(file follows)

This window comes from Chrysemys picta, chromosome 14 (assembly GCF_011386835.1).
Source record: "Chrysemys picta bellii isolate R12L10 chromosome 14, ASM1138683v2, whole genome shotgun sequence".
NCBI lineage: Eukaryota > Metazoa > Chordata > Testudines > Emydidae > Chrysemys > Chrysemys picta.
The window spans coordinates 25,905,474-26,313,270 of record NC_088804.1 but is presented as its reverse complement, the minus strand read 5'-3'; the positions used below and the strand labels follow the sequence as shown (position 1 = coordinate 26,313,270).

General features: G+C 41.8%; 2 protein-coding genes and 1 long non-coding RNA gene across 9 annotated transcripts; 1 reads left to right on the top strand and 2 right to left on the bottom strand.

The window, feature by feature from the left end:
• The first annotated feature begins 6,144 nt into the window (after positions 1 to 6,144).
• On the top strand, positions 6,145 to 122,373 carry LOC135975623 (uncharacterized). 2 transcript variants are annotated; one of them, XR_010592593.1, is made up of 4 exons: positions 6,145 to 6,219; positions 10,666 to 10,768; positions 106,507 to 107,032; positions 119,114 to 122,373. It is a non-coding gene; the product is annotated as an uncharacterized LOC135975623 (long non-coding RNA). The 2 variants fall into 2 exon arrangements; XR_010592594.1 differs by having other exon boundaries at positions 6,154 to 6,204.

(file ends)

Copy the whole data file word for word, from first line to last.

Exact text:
This window comes from Chrysemys picta, chromosome 14 (assembly GCF_011386835.1).
Source record: "Chrysemys picta bellii isolate R12L10 chromosome 14, ASM1138683v2, whole genome shotgun sequence".
NCBI lineage: Eukaryota > Metazoa > Chordata > Testudines > Emydidae > Chrysemys > Chrysemys picta.
The window spans coordinates 25,905,474-26,313,270 of record NC_088804.1 but is presented as its reverse complement, the minus strand read 5'-3'; the positions used below and the strand labels follow the sequence as shown (position 1 = coordinate 26,313,270).

General features: G+C 41.8%; 2 protein-coding genes and 1 long non-coding RNA gene across 9 annotated transcripts; 1 reads left to right on the top strand and 2 right to left on the bottom strand.

The window, feature by feature from the left end:
• The first annotated feature begins 6,144 nt into the window (after positions 1 to 6,144).
• On the top strand, positions 6,145 to 122,373 carry LOC135975623 (uncharacterized). 2 transcript variants are annotated; one of them, XR_010592593.1, is made up of 4 exons: positions 6,145 to 6,219; positions 10,666 to 10,768; positions 106,507 to 107,032; positions 119,114 to 122,373. It is a non-coding gene; the product is annotated as an uncharacterized LOC135975623 (long non-coding RNA). The 2 variants fall into 2 exon arrangements; XR_010592594.1 differs by having other exon boundaries at positions 6,154 to 6,204.